Study Ranks Chairside CAD/CAM Materials for Toughness

Richard Gawel

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A recent study by the University of Toronto ranked Dentsply Sirona’s Celtra Duo (ZLS) highest in fracture toughness (KIC) compared to 4 other chairside CAD/CAM materials—VITA Mark II, 3M Lava Ultimate, VITA Enamic, and IPS e.max CAD—used for crown fabrication.

The researchers applied a modified compact tension test to measure the fracture toughness of these materials, which included both ceramics and nanoceramic resin composites. Means and standard deviations of fracture toughness measured in MPa m1/2 included:

  • Celtra Duo (ZLS) fired and unfired: 2.65 (0.32) and 1.01 (0.15), respectively;
  • IPS e.max CAD crystallized and uncrystalized: 1.88 (0.62) and 0.81 (0.25) respectively;
  • VITA Enamic: 1.02 (0.19)
  • Lava Ultimate: 0.85 (0.21)
  • VITA Mark II: 0.73 (0.13)

Celtra Duo (ZLS) and IPS e.max CAD had the highest mean toughness values, with Celtra Duo ZLS outscoring e.max. Both materials had a substantial increase in fracture toughness after firing.

Although the mean KIC values of the tested materials varied considerably, none were able to reach the mean KIC of natural dentin, previously reported at 3.08 MPa m1/2.

The researchers noted that the difference in fracture toughness between IPS e.max CAD and Celtra Duo (ZLS) most likely is due to the composition of Celtra Duo (ZLS), which is mainly 58% silica, lithium-metasilicate, lithium-disilicate, and lithium-phosphate crystals and 10% zirconia crystals in addition to other minor ingredients.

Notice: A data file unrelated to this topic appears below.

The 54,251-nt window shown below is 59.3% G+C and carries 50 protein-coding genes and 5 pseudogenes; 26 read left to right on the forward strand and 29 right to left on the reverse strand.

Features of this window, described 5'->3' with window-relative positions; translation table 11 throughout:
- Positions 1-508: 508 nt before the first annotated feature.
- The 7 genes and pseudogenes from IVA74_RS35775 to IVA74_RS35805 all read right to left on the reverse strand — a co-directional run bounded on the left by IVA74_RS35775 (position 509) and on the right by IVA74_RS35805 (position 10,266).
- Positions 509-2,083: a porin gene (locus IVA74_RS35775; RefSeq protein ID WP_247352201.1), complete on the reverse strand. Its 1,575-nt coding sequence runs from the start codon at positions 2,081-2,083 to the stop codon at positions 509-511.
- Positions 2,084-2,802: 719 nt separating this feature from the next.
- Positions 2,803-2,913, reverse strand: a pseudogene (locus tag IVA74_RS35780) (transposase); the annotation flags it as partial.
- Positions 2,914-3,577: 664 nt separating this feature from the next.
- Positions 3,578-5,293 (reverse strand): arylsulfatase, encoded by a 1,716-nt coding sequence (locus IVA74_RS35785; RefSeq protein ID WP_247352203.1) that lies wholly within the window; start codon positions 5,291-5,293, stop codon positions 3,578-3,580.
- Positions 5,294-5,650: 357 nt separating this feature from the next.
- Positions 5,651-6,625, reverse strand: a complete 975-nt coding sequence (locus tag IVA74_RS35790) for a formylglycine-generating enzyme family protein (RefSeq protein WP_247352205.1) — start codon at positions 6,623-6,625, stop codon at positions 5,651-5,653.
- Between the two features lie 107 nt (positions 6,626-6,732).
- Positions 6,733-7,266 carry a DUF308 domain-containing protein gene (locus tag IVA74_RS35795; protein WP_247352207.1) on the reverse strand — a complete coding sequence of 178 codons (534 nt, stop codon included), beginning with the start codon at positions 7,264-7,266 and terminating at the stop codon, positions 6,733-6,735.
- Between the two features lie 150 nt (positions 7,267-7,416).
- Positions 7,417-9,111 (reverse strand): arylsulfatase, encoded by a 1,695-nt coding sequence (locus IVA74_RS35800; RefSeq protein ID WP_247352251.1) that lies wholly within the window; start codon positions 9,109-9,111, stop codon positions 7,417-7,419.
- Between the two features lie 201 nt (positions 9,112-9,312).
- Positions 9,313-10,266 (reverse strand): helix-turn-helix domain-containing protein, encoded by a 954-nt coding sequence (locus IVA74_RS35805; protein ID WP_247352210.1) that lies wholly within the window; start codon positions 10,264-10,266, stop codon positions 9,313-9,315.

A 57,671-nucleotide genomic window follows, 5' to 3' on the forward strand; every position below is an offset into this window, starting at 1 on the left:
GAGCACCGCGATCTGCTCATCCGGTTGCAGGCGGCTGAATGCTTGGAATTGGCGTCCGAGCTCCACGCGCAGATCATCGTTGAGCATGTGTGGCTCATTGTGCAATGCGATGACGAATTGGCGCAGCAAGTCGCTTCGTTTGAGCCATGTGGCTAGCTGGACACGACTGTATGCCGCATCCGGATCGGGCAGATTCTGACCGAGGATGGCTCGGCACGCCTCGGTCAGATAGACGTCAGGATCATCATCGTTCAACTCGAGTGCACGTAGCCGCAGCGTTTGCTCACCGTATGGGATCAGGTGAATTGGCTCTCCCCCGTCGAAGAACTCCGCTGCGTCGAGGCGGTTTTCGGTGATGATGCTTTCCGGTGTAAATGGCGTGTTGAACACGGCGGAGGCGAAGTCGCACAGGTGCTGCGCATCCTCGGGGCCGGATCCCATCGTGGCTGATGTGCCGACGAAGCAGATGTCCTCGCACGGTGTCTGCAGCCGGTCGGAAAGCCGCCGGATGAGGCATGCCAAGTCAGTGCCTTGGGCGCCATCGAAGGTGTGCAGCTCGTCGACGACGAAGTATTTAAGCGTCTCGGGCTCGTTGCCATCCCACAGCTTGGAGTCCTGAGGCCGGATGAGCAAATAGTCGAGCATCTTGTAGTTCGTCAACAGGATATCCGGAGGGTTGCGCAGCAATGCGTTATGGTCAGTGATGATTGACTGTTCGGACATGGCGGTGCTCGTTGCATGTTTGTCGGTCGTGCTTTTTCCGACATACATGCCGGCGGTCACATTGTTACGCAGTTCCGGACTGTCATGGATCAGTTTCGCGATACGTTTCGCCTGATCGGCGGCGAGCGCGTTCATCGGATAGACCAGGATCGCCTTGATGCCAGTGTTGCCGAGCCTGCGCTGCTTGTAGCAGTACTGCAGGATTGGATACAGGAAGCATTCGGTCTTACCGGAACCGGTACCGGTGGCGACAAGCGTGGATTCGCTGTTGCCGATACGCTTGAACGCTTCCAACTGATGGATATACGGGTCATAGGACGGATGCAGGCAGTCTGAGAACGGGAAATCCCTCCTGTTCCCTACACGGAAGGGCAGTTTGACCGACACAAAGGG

The highly dispersed zirconia content in Celtra Duo (ZLS) is completely dissolved in a glassy matrix and acts as a crystal nucleus. Zirconia-based ceramics are known for their enhanced load resistance and fracture toughness compared to alumina-disilicate or lithium-disilicate ceramics.

Dental restorations must be extremely durable to resist the damaging effects of a harsh oral environment. Fracture toughness is an essential property of any material that relates its resistance to crack propagation, which imminently causes failure.

A restorative material with high fracture toughness shows better fracture resistance and longevity than materials with lower fracture toughness. Also, the grinding of the blocks during the CAD/CAM milling process creates microcracks and flaws that are routinely smoothed with polishing and glazing.

The study, “Fracture Toughness of Chairside CAD/CAM Materials—Alternative Loading Approach for Compact Tension Test,” was published in the July 2016 edition of Dental Materials.

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